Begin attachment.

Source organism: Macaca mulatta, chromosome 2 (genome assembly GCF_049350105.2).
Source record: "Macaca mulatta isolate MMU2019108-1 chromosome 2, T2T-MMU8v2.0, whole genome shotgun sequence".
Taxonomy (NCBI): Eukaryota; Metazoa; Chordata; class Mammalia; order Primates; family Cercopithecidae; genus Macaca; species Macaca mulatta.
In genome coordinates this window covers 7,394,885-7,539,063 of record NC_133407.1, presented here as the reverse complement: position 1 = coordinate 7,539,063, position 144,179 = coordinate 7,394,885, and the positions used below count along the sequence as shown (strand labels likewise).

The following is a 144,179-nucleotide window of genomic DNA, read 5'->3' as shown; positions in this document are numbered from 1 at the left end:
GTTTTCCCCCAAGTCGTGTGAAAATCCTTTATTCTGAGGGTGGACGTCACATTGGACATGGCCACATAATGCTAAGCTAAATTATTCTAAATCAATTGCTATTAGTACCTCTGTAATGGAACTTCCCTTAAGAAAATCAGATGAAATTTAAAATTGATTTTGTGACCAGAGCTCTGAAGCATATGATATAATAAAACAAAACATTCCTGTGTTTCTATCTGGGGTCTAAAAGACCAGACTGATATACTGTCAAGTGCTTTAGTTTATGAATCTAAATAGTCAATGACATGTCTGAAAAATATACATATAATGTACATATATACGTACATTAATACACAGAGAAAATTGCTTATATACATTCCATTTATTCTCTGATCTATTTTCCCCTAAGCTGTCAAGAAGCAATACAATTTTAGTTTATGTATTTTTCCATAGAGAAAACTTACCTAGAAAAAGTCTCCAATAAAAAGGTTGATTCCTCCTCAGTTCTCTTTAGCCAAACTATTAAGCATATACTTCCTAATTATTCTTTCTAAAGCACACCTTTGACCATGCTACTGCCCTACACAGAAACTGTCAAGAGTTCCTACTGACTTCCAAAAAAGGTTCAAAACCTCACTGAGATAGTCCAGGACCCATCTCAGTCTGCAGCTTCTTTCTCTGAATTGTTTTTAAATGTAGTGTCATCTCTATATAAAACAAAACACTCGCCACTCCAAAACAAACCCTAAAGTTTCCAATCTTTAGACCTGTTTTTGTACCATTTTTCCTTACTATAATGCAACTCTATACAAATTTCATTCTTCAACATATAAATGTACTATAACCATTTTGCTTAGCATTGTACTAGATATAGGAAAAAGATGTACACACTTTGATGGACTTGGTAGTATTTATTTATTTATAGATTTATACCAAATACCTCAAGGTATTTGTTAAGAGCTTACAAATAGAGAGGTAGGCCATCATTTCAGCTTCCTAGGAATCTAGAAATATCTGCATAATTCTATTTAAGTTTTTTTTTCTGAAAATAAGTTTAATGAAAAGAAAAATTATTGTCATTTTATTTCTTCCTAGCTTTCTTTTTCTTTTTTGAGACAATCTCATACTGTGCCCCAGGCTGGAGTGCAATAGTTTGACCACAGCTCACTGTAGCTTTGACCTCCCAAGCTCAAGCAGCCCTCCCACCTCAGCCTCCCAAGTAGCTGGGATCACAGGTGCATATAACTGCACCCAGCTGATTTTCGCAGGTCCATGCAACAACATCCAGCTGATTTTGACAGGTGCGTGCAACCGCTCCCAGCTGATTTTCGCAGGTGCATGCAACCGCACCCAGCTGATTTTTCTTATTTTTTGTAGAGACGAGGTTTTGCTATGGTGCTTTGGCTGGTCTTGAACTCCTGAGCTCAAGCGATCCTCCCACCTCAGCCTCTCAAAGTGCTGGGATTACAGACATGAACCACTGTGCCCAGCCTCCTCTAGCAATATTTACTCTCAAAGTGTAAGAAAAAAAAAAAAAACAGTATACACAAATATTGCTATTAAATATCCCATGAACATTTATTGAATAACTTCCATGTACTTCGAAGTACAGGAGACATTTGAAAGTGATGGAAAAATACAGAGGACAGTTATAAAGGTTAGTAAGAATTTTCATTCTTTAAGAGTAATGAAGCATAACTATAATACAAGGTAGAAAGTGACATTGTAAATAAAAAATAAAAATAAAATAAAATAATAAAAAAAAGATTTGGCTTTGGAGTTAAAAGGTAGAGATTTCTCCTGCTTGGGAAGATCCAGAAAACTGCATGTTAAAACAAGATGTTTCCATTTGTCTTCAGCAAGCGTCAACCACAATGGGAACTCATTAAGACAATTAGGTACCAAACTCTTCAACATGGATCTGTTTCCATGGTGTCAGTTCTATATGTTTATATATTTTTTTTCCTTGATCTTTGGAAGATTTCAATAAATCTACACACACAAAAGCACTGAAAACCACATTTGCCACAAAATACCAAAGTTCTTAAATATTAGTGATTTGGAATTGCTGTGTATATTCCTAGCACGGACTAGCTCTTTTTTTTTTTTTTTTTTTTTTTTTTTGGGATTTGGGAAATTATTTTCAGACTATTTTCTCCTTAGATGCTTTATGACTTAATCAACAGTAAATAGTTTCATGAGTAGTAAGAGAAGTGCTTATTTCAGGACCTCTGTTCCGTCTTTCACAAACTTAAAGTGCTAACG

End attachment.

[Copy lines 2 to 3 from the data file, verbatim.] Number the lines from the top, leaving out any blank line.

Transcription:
Source record: "Macaca mulatta isolate MMU2019108-1 chromosome 2, T2T-MMU8v2.0, whole genome shotgun sequence".
Taxonomy (NCBI): Eukaryota; Metazoa; Chordata; class Mammalia; order Primates; family Cercopithecidae; genus Macaca; species Macaca mulatta.